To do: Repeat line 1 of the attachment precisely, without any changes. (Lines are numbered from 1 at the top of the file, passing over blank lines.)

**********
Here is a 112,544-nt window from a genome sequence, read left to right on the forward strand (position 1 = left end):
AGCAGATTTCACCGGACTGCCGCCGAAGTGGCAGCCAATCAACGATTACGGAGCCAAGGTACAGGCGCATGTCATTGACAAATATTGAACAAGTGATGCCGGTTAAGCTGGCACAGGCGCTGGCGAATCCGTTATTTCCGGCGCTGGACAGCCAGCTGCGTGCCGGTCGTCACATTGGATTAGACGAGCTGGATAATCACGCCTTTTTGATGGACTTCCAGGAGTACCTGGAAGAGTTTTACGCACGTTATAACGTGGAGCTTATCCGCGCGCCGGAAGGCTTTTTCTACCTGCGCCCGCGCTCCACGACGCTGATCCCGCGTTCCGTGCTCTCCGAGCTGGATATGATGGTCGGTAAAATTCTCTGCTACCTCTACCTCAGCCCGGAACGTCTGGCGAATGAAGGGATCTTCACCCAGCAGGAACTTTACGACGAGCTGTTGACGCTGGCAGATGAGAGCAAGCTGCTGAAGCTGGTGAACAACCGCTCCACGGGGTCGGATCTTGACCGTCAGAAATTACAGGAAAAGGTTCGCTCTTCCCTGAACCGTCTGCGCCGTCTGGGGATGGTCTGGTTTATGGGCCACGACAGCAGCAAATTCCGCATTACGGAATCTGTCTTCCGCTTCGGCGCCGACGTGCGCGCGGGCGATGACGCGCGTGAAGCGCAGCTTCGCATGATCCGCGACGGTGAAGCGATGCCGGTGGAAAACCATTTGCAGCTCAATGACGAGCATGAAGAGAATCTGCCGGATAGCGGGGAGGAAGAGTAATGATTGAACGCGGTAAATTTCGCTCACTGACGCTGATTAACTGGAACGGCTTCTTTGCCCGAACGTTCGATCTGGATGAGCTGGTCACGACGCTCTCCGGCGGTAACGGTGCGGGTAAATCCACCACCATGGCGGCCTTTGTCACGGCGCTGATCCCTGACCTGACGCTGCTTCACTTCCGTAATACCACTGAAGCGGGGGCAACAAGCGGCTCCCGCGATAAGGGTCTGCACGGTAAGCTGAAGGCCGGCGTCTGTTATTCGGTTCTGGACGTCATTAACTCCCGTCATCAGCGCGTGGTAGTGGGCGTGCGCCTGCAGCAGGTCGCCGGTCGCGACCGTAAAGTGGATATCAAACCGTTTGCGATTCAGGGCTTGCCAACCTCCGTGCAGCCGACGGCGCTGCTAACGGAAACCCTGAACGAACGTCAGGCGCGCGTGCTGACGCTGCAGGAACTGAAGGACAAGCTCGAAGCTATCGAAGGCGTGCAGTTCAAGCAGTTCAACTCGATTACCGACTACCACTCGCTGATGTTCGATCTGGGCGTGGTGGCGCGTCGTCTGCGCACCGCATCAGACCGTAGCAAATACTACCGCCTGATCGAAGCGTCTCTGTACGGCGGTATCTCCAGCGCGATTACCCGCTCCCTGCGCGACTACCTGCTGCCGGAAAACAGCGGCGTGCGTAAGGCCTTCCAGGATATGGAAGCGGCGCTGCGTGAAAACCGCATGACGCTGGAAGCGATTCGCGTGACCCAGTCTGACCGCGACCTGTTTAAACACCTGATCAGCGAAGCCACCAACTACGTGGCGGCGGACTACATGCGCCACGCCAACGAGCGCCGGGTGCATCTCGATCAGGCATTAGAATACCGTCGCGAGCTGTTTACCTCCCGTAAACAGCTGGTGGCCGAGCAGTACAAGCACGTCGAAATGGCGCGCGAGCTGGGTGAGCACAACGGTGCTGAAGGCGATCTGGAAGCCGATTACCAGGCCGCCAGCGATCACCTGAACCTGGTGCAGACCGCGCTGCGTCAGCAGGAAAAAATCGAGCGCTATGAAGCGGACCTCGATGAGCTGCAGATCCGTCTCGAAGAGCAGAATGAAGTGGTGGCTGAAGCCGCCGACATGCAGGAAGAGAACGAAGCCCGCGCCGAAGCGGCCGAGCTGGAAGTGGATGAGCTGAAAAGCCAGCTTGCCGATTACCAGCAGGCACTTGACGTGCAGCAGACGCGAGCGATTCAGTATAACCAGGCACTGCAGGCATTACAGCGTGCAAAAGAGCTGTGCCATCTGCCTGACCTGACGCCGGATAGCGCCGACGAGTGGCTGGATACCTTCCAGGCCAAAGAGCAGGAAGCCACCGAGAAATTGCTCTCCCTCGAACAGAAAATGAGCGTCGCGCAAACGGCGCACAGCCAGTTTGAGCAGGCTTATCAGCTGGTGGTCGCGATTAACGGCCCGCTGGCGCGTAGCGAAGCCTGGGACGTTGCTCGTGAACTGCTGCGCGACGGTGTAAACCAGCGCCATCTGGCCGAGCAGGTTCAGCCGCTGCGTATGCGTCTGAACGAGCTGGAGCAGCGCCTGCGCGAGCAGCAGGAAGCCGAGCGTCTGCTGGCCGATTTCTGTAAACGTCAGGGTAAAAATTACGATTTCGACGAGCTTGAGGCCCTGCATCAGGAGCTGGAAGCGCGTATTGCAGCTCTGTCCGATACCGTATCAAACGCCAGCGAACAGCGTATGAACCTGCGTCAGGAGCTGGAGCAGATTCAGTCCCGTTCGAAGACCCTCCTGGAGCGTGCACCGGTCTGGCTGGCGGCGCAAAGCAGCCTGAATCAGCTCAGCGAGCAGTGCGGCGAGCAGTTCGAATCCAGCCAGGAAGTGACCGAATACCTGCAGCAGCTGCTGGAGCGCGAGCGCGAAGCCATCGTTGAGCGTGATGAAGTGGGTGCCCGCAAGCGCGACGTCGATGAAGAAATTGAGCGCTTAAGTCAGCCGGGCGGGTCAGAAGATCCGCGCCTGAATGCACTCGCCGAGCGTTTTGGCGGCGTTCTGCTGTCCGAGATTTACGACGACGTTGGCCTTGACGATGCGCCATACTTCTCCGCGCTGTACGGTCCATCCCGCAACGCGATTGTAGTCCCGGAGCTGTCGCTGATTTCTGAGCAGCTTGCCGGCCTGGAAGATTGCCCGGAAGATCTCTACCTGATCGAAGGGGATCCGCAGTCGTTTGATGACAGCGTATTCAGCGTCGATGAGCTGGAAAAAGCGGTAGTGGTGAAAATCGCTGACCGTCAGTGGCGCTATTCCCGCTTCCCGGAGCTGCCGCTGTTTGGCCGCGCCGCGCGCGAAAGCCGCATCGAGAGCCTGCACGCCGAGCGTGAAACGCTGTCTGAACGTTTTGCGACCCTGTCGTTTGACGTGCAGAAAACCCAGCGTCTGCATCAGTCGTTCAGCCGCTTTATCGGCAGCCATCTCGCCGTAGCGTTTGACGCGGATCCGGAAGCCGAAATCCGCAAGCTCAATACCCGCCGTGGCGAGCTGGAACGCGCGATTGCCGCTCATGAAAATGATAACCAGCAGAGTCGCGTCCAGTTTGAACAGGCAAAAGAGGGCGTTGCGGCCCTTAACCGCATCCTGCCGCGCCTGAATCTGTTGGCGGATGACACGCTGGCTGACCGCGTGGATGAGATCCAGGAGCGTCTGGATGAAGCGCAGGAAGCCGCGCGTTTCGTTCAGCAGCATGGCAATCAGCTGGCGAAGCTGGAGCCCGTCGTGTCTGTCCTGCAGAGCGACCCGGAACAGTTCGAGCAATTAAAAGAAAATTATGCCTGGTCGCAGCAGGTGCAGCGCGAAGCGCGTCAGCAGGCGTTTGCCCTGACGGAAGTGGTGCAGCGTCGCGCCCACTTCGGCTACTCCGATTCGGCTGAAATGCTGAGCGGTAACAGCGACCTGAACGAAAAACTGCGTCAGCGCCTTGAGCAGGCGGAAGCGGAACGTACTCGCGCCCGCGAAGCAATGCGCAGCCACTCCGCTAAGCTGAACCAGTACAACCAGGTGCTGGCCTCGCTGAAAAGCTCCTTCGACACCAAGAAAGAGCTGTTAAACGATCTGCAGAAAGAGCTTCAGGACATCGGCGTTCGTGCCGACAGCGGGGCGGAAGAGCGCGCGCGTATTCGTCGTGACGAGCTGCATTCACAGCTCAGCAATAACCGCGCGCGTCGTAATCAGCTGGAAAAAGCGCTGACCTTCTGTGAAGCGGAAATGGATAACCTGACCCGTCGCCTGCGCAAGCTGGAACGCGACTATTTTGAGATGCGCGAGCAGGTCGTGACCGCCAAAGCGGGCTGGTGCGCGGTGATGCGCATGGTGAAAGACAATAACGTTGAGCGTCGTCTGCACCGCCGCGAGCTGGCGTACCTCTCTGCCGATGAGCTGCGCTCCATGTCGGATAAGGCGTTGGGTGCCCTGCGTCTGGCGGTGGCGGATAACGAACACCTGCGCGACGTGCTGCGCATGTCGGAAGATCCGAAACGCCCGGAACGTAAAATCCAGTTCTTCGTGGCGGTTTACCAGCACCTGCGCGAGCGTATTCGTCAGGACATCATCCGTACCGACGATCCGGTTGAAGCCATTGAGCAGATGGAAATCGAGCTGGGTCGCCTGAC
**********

Here is a 112,544-nt window from a genome sequence, read left to right on the forward strand (position 1 = left end):